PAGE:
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Reports


  • 10-April-2020

    English

    OECD Skills Strategy Slovak Republic - Assessment and Recommendations

    Skills are the key to shaping a better future and central to the capacity of countries and people to thrive in an increasingly interconnected and rapidly changing world. Megatrends such as globalisation, technological advances and demographic change are reshaping work and society, generating a growing demand for higher levels and new sets of skills. OECD Skills Strategy projects provide a strategic and comprehensive approach to assess countries’ skills challenges and opportunities and help them build more effective skills systems. The OECD works collaboratively with countries to develop policy responses that are tailored to each country’s specific skills needs. The foundation of this approach is the OECD Skills Strategy Framework, which allows for an exploration of what countries can do better to 1) develop relevant skills over the life course; 2) use skills effectively in work and in society; and 3) strengthen the governance of the skills system. This report, 'OECD Skills Strategy Slovak Republic: Assessment and Recommendations', identifies opportunities and makes recommendations to strengthen the skills of youth, reduce skills imbalances, foster greater participation in adult learning and strengthen the use of skills in the workplace.
  • 3-April-2020

    English

    Behavioural Insights and Organisations - Fostering Safety Culture

    Behavioural insights (BI) has become widely used by public bodies around the world, mostly towards improving the way policies are implemented and influencing individual behaviour. As the field of BI evolves to tackle more complex policy issues, there is widespread perception that BI can and should go beyond the study of individual-level decision processes for higher impact. This report presents research on applying BI to changing the behaviour of organisations, with a focus on fostering elements of a safety culture in the energy sector. It presents comparative findings from experiments with energy regulators in Canada, Ireland, Mexico and Oman, as well as guidance for applying BI to safety culture going forward.
  • 1-April-2020

    English

    Focus on Latin American from the 2018 Risks that Matter Survey - Comparing Perceptions of Risks and Government Effectiveness Across Europe, Israel and the Americas

    What worries people across Latin America, North America, Israel and Europe? How do attitudes towards governments’ provision of social protection differ cross-nationally? A collaboration between the Organisation for Economic Co-operation and Development (OECD) and the Latin American Public Opinion Project (LAPOP) illustrates how views of economic risk and government effectiveness vary across the Americas and Europe. This report finds that economic discontent is global, as many respondents of both the OECD’s Risks that Matter and LAPOP’s AmericasBarometer surveys say that their country’s economic situation is worse than it was last year, and that public satisfaction with government is low. More than half of all respondents in the OECD and Latin American countries studied in this report say that government is failing to incorporate their views in social policy design and reform.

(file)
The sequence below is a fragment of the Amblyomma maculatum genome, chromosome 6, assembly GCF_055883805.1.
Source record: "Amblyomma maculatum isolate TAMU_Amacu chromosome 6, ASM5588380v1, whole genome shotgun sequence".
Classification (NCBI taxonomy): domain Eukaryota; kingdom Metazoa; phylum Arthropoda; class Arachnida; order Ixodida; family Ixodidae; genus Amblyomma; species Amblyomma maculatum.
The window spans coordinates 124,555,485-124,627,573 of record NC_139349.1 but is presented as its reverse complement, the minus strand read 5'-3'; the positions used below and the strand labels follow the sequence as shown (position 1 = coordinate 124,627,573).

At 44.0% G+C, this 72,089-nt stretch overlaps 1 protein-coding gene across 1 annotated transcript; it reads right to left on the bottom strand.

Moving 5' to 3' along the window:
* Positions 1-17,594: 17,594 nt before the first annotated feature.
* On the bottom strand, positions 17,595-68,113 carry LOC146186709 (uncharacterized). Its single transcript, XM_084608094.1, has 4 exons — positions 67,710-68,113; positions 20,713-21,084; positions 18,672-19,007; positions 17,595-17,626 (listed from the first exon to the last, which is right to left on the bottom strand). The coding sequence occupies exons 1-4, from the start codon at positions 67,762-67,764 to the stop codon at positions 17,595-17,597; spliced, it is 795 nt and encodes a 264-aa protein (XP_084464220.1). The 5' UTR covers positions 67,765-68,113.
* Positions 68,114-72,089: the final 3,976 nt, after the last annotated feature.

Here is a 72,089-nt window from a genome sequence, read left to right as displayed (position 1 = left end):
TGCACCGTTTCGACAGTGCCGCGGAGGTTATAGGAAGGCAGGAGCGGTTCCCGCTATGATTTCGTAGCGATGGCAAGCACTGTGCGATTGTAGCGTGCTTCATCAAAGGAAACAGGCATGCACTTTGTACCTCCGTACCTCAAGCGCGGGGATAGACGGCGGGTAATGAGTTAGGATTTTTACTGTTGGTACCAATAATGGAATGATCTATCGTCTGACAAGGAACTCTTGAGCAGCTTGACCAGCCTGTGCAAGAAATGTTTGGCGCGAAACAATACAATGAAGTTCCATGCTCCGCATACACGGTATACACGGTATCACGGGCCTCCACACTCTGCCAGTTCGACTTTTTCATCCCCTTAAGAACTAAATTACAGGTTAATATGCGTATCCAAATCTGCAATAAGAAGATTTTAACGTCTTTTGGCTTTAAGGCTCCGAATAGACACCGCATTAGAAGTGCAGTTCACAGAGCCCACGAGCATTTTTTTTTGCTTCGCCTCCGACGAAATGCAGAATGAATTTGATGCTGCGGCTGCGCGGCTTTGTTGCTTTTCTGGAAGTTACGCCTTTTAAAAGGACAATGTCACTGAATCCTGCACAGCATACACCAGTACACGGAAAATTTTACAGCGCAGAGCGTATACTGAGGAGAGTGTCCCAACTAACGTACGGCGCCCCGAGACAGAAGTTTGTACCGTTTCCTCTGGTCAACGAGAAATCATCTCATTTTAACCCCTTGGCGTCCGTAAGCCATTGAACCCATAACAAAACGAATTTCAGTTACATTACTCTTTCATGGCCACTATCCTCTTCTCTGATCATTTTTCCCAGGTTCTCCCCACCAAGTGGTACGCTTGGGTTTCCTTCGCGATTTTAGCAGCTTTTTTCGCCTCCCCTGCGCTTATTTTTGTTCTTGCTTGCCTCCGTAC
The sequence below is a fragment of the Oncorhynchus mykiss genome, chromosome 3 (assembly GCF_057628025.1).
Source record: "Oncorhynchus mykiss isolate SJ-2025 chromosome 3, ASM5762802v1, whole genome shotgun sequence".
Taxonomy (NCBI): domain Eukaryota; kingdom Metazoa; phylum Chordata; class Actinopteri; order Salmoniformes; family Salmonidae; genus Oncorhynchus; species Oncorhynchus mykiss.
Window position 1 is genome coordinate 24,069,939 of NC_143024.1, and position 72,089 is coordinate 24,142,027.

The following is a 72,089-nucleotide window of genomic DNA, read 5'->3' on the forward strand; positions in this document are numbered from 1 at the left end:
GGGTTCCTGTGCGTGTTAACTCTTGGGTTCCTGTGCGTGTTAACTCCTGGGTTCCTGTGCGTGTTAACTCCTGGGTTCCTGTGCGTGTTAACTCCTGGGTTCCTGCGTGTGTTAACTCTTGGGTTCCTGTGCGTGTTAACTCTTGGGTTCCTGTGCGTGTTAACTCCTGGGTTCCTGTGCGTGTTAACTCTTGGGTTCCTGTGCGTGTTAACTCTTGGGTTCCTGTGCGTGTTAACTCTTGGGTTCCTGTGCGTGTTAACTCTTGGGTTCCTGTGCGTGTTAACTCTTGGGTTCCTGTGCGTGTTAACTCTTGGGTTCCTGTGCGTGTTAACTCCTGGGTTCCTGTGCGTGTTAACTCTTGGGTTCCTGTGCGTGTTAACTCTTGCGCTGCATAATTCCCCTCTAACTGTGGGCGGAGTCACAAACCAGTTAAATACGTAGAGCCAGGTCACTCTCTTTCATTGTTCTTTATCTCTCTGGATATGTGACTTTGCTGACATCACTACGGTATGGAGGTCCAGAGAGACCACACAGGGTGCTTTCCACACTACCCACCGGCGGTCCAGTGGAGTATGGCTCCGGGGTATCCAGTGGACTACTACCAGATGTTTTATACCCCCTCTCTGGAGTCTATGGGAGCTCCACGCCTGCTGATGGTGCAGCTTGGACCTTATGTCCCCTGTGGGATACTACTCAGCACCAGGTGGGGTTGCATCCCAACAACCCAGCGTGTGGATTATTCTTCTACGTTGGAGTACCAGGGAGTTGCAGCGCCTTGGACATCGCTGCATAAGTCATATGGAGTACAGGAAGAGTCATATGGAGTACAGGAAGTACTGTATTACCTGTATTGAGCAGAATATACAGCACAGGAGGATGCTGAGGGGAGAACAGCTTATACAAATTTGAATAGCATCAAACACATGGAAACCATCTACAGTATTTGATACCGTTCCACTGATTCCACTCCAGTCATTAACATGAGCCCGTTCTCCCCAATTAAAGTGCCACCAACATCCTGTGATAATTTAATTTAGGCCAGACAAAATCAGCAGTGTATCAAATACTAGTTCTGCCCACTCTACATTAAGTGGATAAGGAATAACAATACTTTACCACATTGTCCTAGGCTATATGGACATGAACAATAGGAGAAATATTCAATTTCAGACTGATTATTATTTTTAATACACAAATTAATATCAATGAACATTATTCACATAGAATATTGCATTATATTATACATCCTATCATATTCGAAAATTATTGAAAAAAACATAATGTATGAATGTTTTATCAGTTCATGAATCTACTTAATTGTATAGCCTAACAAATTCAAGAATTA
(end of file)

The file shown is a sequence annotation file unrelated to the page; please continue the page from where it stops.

• 31-March-2020

    English

    OECD Reviews of Public Health: Korea - A Healthier Tomorrow

    This review assesses Korea's public health system, highlights areas of strength and weakness, and makes a number of recommendations for improvement. The review examines Korea's public health system architecture, and how well policies are responding to population health challenges, including the growing burden of chronic disease, and resulting pressures on the health system. In particular, the review assesses Korea’s policies to prevent harmful alcohol use, and the risks and opportunities around public health genomics in Korea, which is both a growing field in the health sector, and a booming commercial industry. The review also examines Korea's exposure to public health emergencies, and capacity to respond to emergencies as and when they occur.
  • 20-March-2020

    English

    Treating all children equally? - Why policies should adapt to evolving family living arrangements

    Modern family life brings with it profound changes to children's family living arrangements. An increasing number of children live with unmarried parents whose informal cohabitation implies unequal rights in terms of access to welfare benefit and social protection programmes compared to those in married life. In addition, children experiencing family dissolution are increasingly likely to share their time between the two homes of the separated parents, and/or to live in a stepfamily. The family living arrangements that result from these trends are very diverse and generally not well identified by official statistics, as well as their consequences on families’ living standards. This paper takes stock of the trends in children's family living arrangements based on available international statistics and calls for the development of data that more accurately and reliably reflect children's family situation and its economic consequences. It also discusses adaptations of social protection systems to ensure that all children receive support appropriate to their concrete family living arrangements, and to guarantee that children in a non-traditional family setting are treated on an equal footing vis-à-vis children with married parents. The paper particularly discusses issues raised by the fact that children whose parents live together informally do not always have the same legal and economic security as children of married couples. It also reviews challenges associated with the fact that parents are increasingly sharing custody of their children after separation.
  • 9-March-2020

    English

    How's Life? 2020 - Measuring Well-being